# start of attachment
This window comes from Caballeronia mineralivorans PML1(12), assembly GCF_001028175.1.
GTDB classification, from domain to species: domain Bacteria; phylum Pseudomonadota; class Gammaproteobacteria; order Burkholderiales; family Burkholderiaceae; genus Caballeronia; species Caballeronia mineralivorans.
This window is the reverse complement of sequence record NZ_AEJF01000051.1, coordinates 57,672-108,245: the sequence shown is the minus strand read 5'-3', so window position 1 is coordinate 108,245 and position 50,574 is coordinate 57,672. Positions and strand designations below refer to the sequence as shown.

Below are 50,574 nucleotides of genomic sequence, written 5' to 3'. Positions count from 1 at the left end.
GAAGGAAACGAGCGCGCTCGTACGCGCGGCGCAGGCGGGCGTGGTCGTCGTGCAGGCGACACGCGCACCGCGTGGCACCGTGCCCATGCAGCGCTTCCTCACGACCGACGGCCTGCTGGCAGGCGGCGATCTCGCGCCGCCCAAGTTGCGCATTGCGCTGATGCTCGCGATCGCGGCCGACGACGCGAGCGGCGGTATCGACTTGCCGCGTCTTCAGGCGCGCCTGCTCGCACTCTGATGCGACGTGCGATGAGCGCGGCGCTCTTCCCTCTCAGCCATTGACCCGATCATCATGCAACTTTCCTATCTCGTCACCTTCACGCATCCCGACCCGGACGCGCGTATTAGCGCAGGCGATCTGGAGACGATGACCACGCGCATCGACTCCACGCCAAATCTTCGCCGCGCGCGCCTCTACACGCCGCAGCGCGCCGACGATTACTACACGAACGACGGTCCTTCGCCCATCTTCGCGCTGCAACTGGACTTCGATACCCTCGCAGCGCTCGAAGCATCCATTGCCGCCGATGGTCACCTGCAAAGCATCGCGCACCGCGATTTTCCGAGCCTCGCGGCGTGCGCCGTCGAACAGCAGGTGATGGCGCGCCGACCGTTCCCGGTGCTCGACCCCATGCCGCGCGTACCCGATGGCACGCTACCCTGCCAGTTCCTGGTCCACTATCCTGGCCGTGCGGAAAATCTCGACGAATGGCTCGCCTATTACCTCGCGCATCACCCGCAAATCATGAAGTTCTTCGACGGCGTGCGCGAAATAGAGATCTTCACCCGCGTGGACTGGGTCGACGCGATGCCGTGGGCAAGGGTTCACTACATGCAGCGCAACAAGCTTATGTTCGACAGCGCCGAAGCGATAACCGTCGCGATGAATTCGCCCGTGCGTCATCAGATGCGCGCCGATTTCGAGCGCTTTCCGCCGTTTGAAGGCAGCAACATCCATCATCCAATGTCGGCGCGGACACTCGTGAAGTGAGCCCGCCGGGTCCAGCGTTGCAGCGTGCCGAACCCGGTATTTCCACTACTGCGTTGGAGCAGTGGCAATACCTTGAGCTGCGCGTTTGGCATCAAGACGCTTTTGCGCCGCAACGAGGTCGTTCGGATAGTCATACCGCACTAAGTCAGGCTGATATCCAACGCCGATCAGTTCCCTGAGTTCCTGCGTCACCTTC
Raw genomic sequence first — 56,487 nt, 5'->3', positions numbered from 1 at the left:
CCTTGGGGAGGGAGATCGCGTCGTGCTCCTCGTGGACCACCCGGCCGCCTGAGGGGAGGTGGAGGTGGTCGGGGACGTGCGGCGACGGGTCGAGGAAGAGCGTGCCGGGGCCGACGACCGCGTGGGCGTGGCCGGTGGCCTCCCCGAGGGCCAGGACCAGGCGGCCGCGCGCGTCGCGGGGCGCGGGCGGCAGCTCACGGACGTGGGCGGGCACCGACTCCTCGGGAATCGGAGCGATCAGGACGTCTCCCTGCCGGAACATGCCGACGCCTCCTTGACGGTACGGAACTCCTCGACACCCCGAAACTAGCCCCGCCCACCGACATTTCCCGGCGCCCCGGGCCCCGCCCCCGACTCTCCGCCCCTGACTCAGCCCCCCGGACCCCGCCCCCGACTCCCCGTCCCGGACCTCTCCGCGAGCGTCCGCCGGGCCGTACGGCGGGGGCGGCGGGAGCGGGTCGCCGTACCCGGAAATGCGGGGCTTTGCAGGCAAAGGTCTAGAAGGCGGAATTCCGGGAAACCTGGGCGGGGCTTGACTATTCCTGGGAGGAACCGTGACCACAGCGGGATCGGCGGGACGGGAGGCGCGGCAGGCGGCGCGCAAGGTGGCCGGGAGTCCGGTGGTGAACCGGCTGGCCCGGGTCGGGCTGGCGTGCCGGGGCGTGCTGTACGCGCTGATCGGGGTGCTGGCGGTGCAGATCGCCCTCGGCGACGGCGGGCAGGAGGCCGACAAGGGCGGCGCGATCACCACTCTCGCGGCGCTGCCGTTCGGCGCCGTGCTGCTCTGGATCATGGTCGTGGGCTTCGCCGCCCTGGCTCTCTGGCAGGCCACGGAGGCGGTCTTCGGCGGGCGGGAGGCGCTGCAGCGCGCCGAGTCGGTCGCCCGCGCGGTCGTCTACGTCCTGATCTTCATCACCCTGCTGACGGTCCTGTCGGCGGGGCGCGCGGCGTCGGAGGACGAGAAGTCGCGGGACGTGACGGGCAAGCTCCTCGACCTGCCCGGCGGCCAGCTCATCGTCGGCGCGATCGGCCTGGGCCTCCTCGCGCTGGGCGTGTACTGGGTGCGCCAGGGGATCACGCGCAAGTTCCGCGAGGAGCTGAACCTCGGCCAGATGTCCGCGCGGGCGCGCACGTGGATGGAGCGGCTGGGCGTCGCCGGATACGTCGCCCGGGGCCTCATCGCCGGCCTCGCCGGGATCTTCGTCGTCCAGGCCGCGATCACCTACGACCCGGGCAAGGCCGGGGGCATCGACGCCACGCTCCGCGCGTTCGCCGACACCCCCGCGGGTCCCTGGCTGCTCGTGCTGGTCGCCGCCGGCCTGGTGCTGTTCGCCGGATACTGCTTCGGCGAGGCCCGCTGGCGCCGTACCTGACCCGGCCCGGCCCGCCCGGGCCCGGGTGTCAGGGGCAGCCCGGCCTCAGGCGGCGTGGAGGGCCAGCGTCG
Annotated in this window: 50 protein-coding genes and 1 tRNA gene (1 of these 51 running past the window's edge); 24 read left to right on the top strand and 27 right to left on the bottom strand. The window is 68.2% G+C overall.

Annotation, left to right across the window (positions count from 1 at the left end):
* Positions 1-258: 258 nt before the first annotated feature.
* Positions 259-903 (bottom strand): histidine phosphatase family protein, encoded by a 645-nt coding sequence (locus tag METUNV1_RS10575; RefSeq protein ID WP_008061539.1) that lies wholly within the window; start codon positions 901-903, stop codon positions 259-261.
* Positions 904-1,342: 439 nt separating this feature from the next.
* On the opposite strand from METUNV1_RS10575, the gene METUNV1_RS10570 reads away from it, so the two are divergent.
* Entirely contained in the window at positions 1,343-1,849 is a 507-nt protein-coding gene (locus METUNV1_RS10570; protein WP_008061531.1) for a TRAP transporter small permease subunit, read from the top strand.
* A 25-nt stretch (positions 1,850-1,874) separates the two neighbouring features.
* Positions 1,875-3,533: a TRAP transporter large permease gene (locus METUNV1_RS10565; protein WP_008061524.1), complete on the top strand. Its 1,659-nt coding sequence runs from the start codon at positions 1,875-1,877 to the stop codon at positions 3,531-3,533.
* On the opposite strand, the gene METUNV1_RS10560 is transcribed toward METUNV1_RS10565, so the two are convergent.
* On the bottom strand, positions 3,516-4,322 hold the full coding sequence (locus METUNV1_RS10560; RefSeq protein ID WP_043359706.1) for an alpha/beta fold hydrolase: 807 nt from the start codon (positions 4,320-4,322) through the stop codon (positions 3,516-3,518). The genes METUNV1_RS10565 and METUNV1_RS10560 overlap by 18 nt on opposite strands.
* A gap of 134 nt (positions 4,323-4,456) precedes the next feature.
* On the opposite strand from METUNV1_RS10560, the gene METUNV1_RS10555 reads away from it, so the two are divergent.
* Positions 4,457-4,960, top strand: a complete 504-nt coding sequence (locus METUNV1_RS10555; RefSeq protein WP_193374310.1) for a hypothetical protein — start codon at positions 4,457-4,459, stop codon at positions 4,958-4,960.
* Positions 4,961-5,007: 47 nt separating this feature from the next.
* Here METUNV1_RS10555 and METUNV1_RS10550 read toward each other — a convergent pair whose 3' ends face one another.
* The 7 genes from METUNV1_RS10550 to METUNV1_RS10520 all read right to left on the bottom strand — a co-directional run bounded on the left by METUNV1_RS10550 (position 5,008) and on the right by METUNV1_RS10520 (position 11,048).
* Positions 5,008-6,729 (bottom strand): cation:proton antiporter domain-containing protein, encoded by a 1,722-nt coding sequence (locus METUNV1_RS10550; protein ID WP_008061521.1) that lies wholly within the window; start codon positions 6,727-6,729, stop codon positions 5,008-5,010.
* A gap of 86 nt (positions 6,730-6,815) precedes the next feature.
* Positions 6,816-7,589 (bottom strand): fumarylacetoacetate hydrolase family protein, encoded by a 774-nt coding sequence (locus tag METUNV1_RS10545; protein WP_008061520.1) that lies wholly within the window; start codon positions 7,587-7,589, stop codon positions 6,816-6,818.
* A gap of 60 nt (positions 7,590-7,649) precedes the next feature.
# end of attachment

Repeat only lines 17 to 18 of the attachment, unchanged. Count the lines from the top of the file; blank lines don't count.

* On the opposite strand, the gene METUNV1_RS10560 is transcribed toward METUNV1_RS10565, so the two are convergent.
* On the bottom strand, positions 3,516-4,322 hold the full coding sequence (locus METUNV1_RS10560; RefSeq protein ID WP_043359706.1) for an alpha/beta fold hydrolase: 807 nt from the start codon (positions 4,320-4,322) through the stop codon (positions 3,516-3,518). The genes METUNV1_RS10565 and METUNV1_RS10560 overlap by 18 nt on opposite strands.